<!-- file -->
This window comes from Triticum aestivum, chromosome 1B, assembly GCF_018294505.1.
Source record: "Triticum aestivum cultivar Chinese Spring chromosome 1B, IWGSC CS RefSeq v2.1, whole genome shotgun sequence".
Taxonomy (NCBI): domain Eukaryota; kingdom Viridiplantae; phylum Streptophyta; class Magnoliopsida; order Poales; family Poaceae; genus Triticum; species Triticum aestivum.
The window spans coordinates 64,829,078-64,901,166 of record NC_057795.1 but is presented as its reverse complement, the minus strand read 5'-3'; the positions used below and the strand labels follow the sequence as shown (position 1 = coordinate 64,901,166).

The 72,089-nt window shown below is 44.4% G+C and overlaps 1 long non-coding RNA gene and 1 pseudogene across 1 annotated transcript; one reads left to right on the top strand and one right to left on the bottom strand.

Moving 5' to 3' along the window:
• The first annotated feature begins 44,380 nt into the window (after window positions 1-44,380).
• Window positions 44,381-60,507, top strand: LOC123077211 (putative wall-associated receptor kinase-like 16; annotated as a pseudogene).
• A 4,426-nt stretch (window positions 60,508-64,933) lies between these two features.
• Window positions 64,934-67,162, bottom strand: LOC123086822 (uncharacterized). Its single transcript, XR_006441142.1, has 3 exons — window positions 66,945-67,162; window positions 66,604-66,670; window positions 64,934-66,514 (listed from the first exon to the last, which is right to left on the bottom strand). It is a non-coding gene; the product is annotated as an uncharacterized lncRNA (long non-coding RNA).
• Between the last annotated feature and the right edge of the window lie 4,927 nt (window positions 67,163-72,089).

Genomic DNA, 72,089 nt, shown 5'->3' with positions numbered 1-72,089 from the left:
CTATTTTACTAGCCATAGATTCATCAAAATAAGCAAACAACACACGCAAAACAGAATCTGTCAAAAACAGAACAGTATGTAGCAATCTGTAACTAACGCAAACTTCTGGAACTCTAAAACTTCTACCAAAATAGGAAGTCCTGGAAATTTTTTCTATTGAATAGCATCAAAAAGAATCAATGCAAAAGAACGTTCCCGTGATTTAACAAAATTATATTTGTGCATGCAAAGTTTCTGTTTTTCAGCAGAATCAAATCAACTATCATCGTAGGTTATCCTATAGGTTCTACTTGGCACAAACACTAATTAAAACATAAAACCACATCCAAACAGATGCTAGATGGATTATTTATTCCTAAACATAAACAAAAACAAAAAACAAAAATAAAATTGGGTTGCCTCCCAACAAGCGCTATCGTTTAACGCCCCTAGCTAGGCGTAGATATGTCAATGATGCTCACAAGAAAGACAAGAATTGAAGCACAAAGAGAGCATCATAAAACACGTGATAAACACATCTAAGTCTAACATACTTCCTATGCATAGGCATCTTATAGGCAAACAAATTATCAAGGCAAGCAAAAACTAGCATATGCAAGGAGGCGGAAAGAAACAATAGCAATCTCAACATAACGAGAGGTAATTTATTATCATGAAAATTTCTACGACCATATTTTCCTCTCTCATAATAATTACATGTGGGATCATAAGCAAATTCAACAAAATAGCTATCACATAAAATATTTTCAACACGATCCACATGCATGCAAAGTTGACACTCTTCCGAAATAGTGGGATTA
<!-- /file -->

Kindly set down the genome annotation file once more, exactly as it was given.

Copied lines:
This window comes from Triticum aestivum, chromosome 1B, assembly GCF_018294505.1.
Source record: "Triticum aestivum cultivar Chinese Spring chromosome 1B, IWGSC CS RefSeq v2.1, whole genome shotgun sequence".
Taxonomy (NCBI): domain Eukaryota; kingdom Viridiplantae; phylum Streptophyta; class Magnoliopsida; order Poales; family Poaceae; genus Triticum; species Triticum aestivum.
The window spans coordinates 64,829,078-64,901,166 of record NC_057795.1 but is presented as its reverse complement, the minus strand read 5'-3'; the positions used below and the strand labels follow the sequence as shown (position 1 = coordinate 64,901,166).

The 72,089-nt window shown below is 44.4% G+C and overlaps 1 long non-coding RNA gene and 1 pseudogene across 1 annotated transcript; one reads left to right on the top strand and one right to left on the bottom strand.

Moving 5' to 3' along the window:
• The first annotated feature begins 44,380 nt into the window (after window positions 1-44,380).
• Window positions 44,381-60,507, top strand: LOC123077211 (putative wall-associated receptor kinase-like 16; annotated as a pseudogene).
• A 4,426-nt stretch (window positions 60,508-64,933) lies between these two features.
• Window positions 64,934-67,162, bottom strand: LOC123086822 (uncharacterized). Its single transcript, XR_006441142.1, has 3 exons — window positions 66,945-67,162; window positions 66,604-66,670; window positions 64,934-66,514 (listed from the first exon to the last, which is right to left on the bottom strand). It is a non-coding gene; the product is annotated as an uncharacterized lncRNA (long non-coding RNA).
• Between the last annotated feature and the right edge of the window lie 4,927 nt (window positions 67,163-72,089).

Genomic DNA, 72,089 nt, shown 5'->3' with positions numbered 1-72,089 from the left:
CTATTTTACTAGCCATAGATTCATCAAAATAAGCAAACAACACACGCAAAACAGAATCTGTCAAAAACAGAACAGTATGTAGCAATCTGTAACTAACGCAAACTTCTGGAACTCTAAAACTTCTACCAAAATAGGAAGTCCTGGAAATTTTTTCTATTGAATAGCATCAAAAAGAATCAATGCAAAAGAACGTTCCCGTGATTTAACAAAATTATATTTGTGCATGCAAAGTTTCTGTTTTTCAGCAGAATCAAATCAACTATCATCGTAGGTTATCCTATAGGTTCTACTTGGCACAAACACTAATTAAAACATAAAACCACATCCAAACAGATGCTAGATGGATTATTTATTCCTAAACATAAACAAAAACAAAAAACAAAAATAAAATTGGGTTGCCTCCCAACAAGCGCTATCGTTTAACGCCCCTAGCTAGGCGTAGATATGTCAATGATGCTCACAAGAAAGACAAGAATTGAAGCACAAAGAGAGCATCATAAAACACGTGATAAACACATCTAAGTCTAACATACTTCCTATGCATAGGCATCTTATAGGCAAACAAATTATCAAGGCAAGCAAAAACTAGCATATGCAAGGAGGCGGAAAGAAACAATAGCAATCTCAACATAACGAGAGGTAATTTATTATCATGAAAATTTCTACGACCATATTTTCCTCTCTCATAATAATTACATGTGGGATCATAAGCAAATTCAACAAAATAGCTATCACATAAAATATTTTCAACACGATCCACATGCATGCAAAGTTGACACTCTTCCGAAATAGTGGGATTA